This year's Texas State Fair in Dallas is the nation's largest harvest festival. It has many of the same trappings as other state fairs, but this being Texas, some traditions may not translate to the outsider. Here's a Monitor guide.
Nouvelle cuisine. As you enter the fair, you might be alarmed by the sight of hundreds of ordinary -looking people carrying clubs. Some may even appear to be basting them with mustard. Don't panic. They're actually "turkey legs" - the newest culinary staple at the Texas fair. These $4 snacks are basically what they sound like: huge slabs of baked poultry that one has little choice but to gnaw on like a savage.
This reporter couldn't help wondering, however, as he worked on his own, who invented the turkey leg and what they do with the rest of the bird. "I'm not sure," explained one busy food service worker. "We just get them from a cardboard box."
If turkey legs don't satisfy your craving for new tastes, there's more. The fair's selection of native foods includes Frito pies, "corny" dogs, fried alligator tails, turkey jerky, and my personal favorite: barbecued bologna. (No word yet on whether they use the whole bologna.)
Special talents. If you've ever wanted to wash a cow, but didn't know how to begin, you're in luck. Head to the cattle pens at the Texas fair and ask for Dana Horton. Late in the day, you'll find Mr. Horton, a Mills County rancher, hosing down one of his son Cody's three Simmental heifers.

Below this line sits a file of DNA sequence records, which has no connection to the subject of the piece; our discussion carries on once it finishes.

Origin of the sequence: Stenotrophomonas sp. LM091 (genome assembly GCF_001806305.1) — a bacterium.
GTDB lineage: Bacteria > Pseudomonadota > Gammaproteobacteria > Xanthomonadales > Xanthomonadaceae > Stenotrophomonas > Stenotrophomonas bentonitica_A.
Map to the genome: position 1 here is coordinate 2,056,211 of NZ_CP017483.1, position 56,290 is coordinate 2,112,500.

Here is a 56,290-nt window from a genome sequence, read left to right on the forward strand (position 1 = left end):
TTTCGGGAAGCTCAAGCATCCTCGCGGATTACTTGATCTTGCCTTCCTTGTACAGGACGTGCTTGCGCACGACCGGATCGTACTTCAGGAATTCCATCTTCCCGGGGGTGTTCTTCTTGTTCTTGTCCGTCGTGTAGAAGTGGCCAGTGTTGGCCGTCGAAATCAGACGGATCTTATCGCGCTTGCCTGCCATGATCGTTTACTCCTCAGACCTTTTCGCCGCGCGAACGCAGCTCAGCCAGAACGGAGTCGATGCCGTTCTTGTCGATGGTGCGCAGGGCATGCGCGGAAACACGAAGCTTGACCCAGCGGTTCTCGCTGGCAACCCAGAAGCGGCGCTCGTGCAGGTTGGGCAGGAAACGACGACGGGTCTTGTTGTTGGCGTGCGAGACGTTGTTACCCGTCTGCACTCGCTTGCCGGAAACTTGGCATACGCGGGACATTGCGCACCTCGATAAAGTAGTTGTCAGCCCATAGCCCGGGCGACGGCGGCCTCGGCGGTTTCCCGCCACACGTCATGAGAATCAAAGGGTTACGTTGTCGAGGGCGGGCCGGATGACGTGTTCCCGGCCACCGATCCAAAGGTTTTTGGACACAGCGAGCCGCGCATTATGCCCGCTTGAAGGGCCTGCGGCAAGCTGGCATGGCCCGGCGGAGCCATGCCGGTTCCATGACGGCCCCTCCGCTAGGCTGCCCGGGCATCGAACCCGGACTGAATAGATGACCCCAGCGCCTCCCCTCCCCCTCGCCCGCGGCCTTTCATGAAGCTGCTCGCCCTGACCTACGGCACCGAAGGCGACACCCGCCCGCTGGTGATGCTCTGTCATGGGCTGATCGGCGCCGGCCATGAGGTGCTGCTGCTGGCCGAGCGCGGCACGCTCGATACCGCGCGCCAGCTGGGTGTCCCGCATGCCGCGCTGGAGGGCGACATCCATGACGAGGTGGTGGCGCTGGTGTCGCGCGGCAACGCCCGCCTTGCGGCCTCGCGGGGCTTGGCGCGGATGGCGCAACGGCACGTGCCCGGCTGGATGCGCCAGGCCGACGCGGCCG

According to Horton, all you need is a brush, a bucket of mild suds, a pair of knee-high rubber boots, a high-pressure hose, and a trusty rope. Once you've got the cow tied up and your boots on, follow these steps: 1. Rinse cow thoroughly. 2. Apply soap. 3. Brush cow. (Snouts and white patches tend to show the most dirt.) 4. Rinse. 5. Drip dry.
According to Horton, a bovine bath takes about a half hour, but it can take twice that long for the animal to dry - "especially on cloudy days." Do cows like these showers? "They may not enjoy the process," Horton says, "but they definitely like the result."
Economies of scale. Most fairgoers will realize at some point that they no longer are participating in the traditional economy. In this new fiscal realm, time, money, and the prospect of public humiliation decrease in importance while the value of stuffed monkeys and plastic backscratchers is drastically inflated.
These conditions are exacerbated, it seems, by the presence of one's small child, or for that matter, one's girlfriend.
I arrive at these conclusions late in the day when I discover that I've spent an hour, and a wad of bills, playing a game called "Flip A Chick."
The object of this amusement is to win a prize by depositing a rubber chicken in a tin pot 10 feet away. The catch is that the pot rotates, and you have to launch the chicken by smacking a makeshift catapult with a wooden mallet. No problem, right? (Note to editors: See attached expense report.)
Pride Reduction. If the carnival games don't do it, there are other opportunities. If you sit down at the main picnic area during the day, you might meet a character called "Buford the Buzzard."
Perched in a fake tree and controlled by an invisible puppeteer who observes the audience through a one-way screen, Buford uses his Texas twang to make sure fairgoers don't forget themselves.
As a man approached with his small daughter on his shoulders, for instance, Buford congratulated the girl on her choice of vantage point. "It's real smart of you to ride like that on your daddy's back," Buford remarked. "That way you don't have to look at him."